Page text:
George Uba’s memoir Water Thicker Than Blood reflects upon the personal and cultural intricacies of Japanese American life, before and after World War II.
Following the 1941 Pearl Harbor attack, President Roosevelt ordered all US residents of Japanese descent relocated to internment camps to monitor their collective “enemy” presence. Uba relates the general lack of effective protests made by Japanese Americans at the time; though traumatized over the loss of their freedom, homes, and businesses, there was an attitude of shikata ga nai, or “it can’t be helped.”
Part of an established Japanese community in California, Uba’s family included first-generation immigrants; he belongs to the third generation. He notes that each group encountered different challenges. His parents, Florence and Katsumi, were married at Wyoming’s Heart Mountain Camp. A woman of complex tenacity, Florence’s internment diary noted her depression, fatigue, and soul feeling caged by barbed wire. After the war, however, she was determined to be a model American and to raise respectful and successful children. Florence’s frequent clashes with Uba resulted from his independent nature, which he describes as not quite rebellious, but more of a “failure to submit.”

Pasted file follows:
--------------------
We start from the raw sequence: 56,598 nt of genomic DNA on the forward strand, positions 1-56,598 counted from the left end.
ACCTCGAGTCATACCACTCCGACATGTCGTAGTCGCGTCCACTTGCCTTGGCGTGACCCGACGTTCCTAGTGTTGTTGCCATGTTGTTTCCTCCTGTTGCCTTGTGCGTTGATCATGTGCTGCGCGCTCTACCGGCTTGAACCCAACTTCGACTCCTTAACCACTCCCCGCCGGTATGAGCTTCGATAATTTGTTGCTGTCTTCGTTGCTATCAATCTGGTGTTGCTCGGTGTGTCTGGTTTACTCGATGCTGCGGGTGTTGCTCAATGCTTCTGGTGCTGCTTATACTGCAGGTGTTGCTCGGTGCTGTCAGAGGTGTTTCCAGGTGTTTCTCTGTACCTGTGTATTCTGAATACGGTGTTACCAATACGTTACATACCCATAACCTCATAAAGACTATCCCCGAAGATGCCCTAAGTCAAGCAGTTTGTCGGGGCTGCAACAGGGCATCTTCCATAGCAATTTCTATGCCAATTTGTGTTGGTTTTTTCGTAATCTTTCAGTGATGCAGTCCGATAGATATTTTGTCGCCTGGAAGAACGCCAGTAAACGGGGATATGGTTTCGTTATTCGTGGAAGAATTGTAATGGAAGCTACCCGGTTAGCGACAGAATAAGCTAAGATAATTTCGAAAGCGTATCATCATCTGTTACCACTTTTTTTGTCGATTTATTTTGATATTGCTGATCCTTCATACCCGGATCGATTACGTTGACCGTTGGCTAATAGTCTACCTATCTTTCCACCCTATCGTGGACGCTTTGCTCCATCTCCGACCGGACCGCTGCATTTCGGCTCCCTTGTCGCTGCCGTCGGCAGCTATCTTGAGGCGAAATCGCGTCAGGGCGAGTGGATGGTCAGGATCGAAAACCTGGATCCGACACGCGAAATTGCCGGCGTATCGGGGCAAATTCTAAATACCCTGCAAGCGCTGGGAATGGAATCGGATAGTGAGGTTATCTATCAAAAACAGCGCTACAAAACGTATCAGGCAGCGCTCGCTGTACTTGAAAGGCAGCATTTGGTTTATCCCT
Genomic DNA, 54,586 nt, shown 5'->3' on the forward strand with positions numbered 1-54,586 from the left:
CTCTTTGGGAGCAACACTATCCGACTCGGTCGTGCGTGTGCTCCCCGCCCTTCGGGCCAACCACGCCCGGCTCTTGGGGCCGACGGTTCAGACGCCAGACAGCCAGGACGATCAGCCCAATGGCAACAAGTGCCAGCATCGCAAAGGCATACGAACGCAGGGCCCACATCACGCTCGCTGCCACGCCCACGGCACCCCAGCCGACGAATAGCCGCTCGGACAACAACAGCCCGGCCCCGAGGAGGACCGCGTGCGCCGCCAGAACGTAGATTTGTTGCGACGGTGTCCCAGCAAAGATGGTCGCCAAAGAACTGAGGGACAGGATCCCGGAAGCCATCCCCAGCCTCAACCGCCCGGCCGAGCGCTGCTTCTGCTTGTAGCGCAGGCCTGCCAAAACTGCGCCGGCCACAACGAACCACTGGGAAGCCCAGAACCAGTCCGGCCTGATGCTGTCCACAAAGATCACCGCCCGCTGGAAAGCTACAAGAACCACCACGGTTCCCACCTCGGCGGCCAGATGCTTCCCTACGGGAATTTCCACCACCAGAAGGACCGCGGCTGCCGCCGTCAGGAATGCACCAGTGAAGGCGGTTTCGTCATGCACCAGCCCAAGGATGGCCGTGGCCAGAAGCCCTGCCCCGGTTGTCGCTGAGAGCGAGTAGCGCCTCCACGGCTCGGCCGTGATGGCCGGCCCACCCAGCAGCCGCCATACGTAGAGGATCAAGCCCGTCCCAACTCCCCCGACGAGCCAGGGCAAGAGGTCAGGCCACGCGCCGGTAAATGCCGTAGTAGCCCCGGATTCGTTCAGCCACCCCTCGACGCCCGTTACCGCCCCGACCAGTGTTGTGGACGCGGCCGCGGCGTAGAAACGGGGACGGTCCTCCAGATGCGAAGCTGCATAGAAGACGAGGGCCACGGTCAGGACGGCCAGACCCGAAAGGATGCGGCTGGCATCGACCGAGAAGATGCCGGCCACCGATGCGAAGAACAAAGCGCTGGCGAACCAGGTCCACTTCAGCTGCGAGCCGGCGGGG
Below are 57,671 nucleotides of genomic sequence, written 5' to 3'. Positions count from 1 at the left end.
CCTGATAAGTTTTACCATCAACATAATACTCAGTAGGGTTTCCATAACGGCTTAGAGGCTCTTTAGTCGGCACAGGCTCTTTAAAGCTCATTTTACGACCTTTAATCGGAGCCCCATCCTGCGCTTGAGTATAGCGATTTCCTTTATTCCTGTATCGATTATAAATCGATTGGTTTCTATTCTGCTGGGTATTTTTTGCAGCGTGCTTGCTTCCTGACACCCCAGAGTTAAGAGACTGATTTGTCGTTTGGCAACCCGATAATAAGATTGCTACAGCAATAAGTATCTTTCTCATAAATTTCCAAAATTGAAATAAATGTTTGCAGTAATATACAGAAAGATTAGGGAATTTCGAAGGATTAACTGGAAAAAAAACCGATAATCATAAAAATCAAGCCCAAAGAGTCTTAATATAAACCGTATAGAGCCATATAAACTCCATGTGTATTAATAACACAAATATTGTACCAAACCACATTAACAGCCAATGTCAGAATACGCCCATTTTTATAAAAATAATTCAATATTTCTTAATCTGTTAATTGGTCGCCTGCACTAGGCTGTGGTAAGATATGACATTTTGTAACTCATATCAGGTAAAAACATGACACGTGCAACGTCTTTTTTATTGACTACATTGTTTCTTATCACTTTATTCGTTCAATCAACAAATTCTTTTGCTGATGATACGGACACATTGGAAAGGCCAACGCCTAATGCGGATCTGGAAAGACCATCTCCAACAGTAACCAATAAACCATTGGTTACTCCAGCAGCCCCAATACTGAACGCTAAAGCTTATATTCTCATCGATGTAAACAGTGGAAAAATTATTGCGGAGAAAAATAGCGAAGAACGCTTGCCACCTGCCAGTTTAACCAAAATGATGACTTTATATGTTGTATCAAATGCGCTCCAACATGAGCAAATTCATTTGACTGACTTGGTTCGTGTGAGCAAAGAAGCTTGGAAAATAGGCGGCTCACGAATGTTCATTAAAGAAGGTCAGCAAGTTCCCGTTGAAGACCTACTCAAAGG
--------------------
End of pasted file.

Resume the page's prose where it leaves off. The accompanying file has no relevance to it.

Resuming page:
Indeed, the book’s generational contrasts note that Uba’s generation was less self-effacing and accepting than their elders. Uba came of age at the onset of a time of social upheaval, challenging conformity and cohesive immigrant identities. Postwar Los Angeles even had gangs of yogore, or Japanese American “street punks,” who rejected traditional obedience and “the accepted path.” Remembrances of a childhood neighbor’s green satin dress, “like an emerald lake at twilight,” alternate with grim realities, such as a sign hung in a shop window after Pearl Harbor, offering free licenses to hunt “Japs.”
With resonant finesse, Water Thicker Than Blood is a memoir about a family, a community, and the individuality of experiences.
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